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A ll in the family

Reader comment on item: The Orthodox Future of Judaism

Submitted by Jon B. Rosenberg (United States), Feb 1, 2005 at 09:20

I read this editorial with great interest. I think the points made are all very interesting in describing the changing demographics and face of Jewish observance.

Mr. Pipes misses the mark in one major respect. Change....Just as Spinoza, the Holocaust, the Zionist movement, the establishment of the State of Israel have changed Jewish thinking, these and other events have changed the way the world thinks as well.

I am a "secular/traditionalist' Israeli/American. My parents were ardent Zionists who immigrated from the United States in 1948 to aid in the establishment of Israel. They had both grown up in non-Orthodox households,My grandparents were founding members of a Conservative Synnagogue. My grandfather was a career USA military officer (my father was raised Conservative/American and my mother Ethical Humanist). We, their 5 children, were raised secularly and did not keep a Kosher home until....the mid 1960's when we decided it would be a "meaningful" expression of our Jewishness (somewhat like Afros and dashikis were a meningful expression of African Americanism).

As the years passed we became more and more traditional. My parents now keep a kosher home, my father prays daily at an Orthodox minyan, and although they drive on Shabbat and still use the telephone etc. They now count as part of that 21 % of Orthodox affiliates.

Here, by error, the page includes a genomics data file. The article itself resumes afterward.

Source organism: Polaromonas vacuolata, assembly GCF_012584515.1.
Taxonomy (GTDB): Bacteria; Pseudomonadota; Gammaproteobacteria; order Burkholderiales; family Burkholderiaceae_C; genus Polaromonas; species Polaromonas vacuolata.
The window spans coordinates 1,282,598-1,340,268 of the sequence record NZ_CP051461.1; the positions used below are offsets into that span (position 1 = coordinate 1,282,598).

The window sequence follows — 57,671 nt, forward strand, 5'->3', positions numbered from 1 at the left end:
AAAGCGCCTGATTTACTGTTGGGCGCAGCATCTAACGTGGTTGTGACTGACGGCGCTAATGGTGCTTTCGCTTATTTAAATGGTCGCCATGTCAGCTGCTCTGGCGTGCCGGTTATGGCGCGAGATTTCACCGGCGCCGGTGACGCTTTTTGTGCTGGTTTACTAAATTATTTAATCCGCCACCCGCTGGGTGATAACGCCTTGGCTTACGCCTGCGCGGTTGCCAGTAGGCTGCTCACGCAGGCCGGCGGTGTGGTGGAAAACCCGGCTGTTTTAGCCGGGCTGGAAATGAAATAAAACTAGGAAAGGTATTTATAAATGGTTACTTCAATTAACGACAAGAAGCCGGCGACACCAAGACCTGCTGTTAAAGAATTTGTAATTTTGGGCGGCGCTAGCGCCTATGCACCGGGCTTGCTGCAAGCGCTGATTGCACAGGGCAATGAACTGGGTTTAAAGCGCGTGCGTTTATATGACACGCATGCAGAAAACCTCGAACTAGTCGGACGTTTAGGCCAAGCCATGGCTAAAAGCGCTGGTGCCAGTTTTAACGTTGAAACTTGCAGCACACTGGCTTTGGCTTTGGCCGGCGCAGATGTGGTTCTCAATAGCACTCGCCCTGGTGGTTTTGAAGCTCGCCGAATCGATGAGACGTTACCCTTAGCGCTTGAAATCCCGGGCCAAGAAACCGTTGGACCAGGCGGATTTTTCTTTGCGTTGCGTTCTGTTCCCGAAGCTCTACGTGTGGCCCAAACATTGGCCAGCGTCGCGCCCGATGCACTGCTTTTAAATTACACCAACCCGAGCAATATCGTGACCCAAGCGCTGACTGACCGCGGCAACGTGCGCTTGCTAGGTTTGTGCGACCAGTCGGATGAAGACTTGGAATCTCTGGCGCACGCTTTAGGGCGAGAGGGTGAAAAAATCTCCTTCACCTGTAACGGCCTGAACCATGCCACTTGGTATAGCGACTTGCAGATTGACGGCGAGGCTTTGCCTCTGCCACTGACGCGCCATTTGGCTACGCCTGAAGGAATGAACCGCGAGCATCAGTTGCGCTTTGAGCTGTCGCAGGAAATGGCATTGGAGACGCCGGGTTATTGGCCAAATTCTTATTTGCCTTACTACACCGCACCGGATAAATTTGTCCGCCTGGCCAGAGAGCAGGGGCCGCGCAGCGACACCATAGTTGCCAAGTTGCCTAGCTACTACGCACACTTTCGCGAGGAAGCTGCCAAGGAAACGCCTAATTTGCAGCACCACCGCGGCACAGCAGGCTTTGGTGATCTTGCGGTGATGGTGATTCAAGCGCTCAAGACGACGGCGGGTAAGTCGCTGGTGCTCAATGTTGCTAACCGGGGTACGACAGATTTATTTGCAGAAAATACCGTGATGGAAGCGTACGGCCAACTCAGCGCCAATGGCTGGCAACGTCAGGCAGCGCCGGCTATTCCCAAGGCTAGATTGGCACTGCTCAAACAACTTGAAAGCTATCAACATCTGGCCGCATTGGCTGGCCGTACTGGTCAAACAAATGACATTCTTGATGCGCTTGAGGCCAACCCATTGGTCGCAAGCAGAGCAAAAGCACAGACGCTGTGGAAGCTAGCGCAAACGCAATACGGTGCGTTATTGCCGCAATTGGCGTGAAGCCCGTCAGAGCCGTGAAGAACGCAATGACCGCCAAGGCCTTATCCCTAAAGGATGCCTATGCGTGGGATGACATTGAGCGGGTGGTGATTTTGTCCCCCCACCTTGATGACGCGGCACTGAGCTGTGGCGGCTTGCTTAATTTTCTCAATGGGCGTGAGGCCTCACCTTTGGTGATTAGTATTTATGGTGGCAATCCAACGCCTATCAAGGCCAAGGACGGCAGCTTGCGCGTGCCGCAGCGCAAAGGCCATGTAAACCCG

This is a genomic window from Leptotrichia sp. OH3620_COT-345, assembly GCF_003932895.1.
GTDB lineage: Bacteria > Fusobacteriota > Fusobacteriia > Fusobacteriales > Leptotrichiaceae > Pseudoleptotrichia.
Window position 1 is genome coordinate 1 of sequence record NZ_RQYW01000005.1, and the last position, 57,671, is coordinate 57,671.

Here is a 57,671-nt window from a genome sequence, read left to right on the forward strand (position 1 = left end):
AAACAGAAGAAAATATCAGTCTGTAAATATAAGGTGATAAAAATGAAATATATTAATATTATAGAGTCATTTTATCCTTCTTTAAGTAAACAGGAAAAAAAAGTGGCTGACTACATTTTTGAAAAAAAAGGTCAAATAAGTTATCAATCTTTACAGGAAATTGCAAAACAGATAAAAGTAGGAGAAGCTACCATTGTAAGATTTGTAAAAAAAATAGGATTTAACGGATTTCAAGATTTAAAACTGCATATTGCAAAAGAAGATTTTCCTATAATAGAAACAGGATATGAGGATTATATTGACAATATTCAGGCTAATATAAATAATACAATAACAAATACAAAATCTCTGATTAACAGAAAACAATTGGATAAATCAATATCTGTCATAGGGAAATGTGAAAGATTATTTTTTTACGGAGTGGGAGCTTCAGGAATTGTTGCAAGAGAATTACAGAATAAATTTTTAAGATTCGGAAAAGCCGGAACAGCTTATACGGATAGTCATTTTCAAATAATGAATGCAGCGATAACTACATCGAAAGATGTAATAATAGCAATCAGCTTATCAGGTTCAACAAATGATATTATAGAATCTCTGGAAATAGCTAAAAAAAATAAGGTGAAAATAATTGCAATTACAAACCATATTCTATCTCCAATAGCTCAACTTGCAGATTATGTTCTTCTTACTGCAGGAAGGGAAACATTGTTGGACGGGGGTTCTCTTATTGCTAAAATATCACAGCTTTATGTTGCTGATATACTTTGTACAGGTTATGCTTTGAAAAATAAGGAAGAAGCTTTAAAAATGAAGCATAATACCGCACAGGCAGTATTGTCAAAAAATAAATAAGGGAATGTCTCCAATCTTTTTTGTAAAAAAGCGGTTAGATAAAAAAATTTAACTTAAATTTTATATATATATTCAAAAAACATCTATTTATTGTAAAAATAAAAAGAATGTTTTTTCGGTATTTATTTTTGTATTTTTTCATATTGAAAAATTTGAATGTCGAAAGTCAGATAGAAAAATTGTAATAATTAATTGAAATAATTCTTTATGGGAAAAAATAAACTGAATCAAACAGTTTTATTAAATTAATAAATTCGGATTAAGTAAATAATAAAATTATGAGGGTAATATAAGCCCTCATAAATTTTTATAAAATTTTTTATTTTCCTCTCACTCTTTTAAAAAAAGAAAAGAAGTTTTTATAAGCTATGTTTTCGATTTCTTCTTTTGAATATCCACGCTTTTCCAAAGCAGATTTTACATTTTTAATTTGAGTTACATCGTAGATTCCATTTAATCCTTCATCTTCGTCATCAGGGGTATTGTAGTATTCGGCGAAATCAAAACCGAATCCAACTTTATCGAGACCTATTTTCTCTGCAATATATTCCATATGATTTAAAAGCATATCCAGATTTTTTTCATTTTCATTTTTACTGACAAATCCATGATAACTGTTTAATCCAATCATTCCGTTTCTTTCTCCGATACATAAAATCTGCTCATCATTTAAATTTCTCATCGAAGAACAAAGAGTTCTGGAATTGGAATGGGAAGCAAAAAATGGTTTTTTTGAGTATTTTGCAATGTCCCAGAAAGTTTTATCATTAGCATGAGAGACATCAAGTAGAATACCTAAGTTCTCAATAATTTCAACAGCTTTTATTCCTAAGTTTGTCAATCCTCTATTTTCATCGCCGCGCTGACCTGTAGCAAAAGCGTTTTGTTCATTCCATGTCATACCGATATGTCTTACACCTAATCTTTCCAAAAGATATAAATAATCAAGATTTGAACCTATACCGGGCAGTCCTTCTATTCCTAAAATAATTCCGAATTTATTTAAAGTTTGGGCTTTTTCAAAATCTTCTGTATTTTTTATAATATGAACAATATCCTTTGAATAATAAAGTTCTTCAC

Of the 5 children in my parent's family: 1 is still secular but at age 57 admits to looking for a more Jewish context to his life, 3 are traditional (Orthodox synnagogue members) including myself but are not completely Shomer Shabat, and 1 has become Heredi over the past 10 years. My Heredi brother's 5 children are all Heredi as well and includes 2 Rabbis and Torah scholars.

Of my own 4 children who were raised somewhat/vaguely traditional (kosher home but soccer games on Shabat, eat at McDonald's, etc) 3 are Heredi (One is a Rabbi at a Yeshiva in Israel) and 1 is in the US NAVY but attends synagogue regularly and says he plans on becoming more "Orthodox" in the future.

The point not discussed in Mr. Pipes editorial (at least according to my personal experience) is that non-Orthodox Jewish affiliation has not fulfilled the spiritual or cultural needs of the congregation. This renewal is in great part indicated by the increasing percentage of Orthodox affiliated Jews.

As a final note. My vaguely Christian neighbor and friend (she calls herself a C and E Episcopalian -Christmas and Easter only) has 2 siblings, several children, and numerous other family member who have all become "born again Pentecostal' and deeply observant Christians.

This religious revival is not confined to the ranks of Jews.

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